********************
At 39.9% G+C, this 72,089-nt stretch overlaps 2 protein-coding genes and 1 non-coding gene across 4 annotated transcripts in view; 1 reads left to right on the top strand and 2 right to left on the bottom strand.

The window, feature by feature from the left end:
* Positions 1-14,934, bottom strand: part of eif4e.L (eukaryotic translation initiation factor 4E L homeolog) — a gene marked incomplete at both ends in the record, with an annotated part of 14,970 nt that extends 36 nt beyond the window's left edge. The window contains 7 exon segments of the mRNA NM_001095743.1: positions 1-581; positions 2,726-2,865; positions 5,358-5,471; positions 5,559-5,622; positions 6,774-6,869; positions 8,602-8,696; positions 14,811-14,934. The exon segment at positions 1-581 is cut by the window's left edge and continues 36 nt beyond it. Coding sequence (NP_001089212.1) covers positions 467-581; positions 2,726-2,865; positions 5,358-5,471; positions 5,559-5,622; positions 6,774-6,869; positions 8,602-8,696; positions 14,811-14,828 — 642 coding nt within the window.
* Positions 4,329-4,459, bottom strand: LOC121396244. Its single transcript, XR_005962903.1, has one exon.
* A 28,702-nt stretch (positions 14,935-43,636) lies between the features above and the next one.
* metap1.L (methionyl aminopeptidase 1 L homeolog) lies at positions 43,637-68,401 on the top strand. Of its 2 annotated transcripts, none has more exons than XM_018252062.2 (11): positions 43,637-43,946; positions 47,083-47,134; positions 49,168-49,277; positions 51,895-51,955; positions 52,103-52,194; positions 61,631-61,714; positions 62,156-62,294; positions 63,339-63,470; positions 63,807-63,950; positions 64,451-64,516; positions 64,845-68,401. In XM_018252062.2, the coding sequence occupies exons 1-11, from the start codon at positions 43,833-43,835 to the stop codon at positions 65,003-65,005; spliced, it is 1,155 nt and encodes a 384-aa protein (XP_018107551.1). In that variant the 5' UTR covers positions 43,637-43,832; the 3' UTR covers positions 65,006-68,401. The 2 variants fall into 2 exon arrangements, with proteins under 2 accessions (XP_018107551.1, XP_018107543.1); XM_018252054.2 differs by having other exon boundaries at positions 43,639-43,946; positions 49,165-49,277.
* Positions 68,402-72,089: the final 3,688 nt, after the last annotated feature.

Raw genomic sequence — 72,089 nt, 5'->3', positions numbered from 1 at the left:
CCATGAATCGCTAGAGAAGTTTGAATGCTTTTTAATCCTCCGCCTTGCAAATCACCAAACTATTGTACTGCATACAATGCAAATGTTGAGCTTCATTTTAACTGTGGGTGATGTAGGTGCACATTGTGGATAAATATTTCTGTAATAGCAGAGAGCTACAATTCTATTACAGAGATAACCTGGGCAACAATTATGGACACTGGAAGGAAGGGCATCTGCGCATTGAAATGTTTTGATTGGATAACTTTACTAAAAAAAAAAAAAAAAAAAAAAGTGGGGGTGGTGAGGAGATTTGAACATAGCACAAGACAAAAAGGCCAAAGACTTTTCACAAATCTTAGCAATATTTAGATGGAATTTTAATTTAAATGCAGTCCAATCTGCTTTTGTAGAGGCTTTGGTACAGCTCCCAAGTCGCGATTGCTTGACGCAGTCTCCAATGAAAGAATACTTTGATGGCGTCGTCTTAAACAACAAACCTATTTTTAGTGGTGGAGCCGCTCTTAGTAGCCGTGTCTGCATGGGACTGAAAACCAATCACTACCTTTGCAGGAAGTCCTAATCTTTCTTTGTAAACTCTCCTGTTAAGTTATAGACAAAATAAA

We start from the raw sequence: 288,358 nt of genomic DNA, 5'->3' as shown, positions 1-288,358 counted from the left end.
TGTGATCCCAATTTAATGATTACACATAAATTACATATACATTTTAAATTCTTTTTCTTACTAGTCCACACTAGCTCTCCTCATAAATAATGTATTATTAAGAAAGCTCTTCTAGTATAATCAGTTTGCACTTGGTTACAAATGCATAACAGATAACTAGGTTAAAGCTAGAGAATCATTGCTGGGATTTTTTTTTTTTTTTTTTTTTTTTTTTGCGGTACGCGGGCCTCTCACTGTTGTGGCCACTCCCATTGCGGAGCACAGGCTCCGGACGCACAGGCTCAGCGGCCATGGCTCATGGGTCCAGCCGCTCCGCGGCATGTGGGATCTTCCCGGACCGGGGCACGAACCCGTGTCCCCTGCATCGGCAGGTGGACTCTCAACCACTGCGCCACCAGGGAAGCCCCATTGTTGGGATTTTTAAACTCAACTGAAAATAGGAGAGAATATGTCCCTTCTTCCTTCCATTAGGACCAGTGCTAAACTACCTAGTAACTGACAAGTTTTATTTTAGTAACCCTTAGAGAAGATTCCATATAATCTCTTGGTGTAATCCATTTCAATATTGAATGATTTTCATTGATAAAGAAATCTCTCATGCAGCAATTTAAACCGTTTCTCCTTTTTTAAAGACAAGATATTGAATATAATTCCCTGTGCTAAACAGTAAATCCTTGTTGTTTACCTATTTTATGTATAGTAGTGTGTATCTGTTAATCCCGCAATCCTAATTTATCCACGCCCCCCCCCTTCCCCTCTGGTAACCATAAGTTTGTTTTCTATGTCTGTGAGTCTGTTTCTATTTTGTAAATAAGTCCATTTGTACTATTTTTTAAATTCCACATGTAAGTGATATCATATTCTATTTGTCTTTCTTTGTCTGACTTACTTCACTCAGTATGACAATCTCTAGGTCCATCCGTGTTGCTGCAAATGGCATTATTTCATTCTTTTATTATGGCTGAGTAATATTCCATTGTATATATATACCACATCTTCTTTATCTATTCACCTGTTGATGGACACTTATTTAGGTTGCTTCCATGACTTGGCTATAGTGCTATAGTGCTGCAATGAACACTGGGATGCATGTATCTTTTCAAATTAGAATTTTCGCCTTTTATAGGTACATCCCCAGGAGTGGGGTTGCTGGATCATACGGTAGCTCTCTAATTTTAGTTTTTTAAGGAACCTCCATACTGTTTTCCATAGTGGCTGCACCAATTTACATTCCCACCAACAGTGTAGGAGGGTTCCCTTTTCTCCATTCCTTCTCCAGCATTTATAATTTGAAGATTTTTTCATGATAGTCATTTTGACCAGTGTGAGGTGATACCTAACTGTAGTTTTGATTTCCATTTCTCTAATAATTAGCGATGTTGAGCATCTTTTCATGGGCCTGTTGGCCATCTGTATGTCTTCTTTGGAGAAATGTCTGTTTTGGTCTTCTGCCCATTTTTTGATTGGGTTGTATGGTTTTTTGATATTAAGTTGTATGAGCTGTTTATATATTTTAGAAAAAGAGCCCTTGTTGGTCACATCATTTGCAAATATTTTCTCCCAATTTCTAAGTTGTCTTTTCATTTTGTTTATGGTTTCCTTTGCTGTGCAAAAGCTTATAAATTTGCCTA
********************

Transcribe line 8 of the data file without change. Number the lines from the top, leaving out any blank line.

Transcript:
Raw genomic sequence — 72,089 nt, 5'->3', positions numbered from 1 at the left: